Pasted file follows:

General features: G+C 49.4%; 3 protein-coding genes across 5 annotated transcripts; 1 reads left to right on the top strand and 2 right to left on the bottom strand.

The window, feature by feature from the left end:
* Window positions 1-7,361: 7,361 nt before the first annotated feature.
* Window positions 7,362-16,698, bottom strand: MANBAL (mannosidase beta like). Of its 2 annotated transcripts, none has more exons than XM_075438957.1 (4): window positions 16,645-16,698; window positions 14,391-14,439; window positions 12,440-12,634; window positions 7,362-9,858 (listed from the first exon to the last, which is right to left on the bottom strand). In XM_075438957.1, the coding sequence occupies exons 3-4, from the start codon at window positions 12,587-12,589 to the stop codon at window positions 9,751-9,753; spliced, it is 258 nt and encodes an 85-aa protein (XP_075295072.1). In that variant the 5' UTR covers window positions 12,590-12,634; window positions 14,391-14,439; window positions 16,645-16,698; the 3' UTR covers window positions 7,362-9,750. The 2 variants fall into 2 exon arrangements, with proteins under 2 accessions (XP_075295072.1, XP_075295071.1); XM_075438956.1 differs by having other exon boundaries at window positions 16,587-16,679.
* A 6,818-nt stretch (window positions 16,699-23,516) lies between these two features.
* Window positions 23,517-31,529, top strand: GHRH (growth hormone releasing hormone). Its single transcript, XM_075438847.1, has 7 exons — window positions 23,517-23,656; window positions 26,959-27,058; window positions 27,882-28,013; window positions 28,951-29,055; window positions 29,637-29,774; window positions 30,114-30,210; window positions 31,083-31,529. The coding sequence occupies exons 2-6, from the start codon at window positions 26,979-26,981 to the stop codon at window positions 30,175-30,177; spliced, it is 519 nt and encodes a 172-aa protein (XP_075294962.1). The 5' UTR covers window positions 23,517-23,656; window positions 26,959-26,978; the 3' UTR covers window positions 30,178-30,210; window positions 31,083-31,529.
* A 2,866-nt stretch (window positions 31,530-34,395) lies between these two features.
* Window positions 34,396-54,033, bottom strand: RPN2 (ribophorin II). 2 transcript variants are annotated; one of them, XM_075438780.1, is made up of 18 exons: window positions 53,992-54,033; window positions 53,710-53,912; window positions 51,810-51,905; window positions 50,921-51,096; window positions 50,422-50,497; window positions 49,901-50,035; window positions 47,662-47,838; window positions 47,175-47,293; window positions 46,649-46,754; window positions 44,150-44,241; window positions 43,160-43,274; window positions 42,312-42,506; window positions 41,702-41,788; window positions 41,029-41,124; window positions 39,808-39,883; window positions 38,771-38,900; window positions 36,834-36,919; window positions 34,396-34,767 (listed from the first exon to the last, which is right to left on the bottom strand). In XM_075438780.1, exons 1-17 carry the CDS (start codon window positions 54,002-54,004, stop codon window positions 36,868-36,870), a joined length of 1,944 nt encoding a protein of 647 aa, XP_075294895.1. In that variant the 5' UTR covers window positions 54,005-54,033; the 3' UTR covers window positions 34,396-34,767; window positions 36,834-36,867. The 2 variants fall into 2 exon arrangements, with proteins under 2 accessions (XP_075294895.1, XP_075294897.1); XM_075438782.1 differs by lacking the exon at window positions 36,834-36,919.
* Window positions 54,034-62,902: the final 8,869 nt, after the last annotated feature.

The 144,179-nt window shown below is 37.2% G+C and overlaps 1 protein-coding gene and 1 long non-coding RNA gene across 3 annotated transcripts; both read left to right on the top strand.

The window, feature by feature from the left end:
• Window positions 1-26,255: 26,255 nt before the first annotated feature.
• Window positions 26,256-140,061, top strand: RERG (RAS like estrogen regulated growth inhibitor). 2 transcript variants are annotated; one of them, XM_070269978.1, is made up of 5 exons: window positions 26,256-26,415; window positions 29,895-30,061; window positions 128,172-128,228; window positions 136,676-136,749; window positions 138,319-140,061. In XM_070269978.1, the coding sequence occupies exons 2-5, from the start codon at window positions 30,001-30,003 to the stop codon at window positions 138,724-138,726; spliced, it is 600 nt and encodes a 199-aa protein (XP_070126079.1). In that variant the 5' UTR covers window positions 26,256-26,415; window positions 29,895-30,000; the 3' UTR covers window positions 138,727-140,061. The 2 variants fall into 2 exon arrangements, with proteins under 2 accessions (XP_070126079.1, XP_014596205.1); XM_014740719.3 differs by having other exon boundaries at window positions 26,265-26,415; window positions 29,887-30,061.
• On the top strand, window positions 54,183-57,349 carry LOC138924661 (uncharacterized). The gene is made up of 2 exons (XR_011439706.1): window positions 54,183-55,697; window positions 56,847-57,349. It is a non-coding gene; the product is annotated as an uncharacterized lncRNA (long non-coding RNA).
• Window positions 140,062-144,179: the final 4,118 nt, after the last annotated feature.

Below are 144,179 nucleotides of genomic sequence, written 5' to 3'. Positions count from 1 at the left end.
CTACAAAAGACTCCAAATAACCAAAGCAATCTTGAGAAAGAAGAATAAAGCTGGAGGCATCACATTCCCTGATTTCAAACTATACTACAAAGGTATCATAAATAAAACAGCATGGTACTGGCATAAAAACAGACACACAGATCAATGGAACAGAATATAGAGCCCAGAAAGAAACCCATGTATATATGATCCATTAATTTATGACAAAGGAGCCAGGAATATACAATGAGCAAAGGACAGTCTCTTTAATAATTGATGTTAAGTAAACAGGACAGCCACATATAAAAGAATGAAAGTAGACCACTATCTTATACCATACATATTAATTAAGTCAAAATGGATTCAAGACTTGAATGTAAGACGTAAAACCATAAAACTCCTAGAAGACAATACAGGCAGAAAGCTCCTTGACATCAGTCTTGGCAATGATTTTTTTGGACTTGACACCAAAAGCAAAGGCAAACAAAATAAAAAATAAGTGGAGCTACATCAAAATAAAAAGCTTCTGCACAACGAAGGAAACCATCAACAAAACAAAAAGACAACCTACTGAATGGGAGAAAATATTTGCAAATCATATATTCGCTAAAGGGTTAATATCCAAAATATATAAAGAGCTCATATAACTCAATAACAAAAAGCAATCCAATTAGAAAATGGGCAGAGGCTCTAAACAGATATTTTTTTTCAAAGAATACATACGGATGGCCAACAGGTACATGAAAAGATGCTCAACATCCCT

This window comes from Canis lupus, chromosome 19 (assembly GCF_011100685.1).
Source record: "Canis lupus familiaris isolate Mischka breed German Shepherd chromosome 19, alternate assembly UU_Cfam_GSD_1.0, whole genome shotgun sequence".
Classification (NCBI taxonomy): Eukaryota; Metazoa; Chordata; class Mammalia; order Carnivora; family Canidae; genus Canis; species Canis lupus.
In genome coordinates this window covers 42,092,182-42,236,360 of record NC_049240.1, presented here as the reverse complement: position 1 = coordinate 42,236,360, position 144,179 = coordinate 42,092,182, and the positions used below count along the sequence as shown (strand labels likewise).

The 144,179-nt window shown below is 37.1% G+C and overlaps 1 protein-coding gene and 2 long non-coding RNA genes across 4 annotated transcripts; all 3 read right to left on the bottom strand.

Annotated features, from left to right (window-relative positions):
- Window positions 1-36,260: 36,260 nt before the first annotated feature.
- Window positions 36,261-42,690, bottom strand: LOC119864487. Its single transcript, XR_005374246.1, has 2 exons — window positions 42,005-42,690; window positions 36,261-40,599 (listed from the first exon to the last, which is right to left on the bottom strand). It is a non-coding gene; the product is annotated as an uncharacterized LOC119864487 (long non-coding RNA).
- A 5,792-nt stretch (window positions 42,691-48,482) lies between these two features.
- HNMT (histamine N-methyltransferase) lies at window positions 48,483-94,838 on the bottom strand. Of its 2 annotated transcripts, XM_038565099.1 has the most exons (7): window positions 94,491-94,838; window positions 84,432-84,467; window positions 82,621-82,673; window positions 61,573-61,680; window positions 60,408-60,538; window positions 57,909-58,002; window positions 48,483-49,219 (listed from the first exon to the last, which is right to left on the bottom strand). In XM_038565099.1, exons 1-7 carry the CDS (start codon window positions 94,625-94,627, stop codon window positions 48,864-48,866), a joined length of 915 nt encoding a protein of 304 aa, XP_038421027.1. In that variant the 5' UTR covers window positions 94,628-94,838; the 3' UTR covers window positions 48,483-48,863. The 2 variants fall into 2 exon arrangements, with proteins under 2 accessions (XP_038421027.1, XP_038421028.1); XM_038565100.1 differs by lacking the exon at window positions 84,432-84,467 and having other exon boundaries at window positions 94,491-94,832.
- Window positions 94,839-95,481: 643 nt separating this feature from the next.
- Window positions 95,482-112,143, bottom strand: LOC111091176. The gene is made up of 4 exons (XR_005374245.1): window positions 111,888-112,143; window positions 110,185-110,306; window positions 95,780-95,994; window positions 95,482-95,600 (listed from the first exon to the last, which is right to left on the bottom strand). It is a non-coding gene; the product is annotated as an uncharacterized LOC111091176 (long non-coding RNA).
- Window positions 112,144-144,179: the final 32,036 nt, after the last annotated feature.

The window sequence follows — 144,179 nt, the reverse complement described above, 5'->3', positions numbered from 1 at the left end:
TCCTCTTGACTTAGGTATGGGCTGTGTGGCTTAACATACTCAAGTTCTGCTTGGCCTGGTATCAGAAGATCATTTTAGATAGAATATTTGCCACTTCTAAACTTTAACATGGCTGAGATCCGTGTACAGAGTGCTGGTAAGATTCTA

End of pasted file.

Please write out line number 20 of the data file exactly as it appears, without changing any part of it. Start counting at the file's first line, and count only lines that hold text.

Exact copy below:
Classification (NCBI taxonomy): Eukaryota; Metazoa; Chordata; class Mammalia; order Carnivora; family Canidae; genus Canis; species Canis lupus.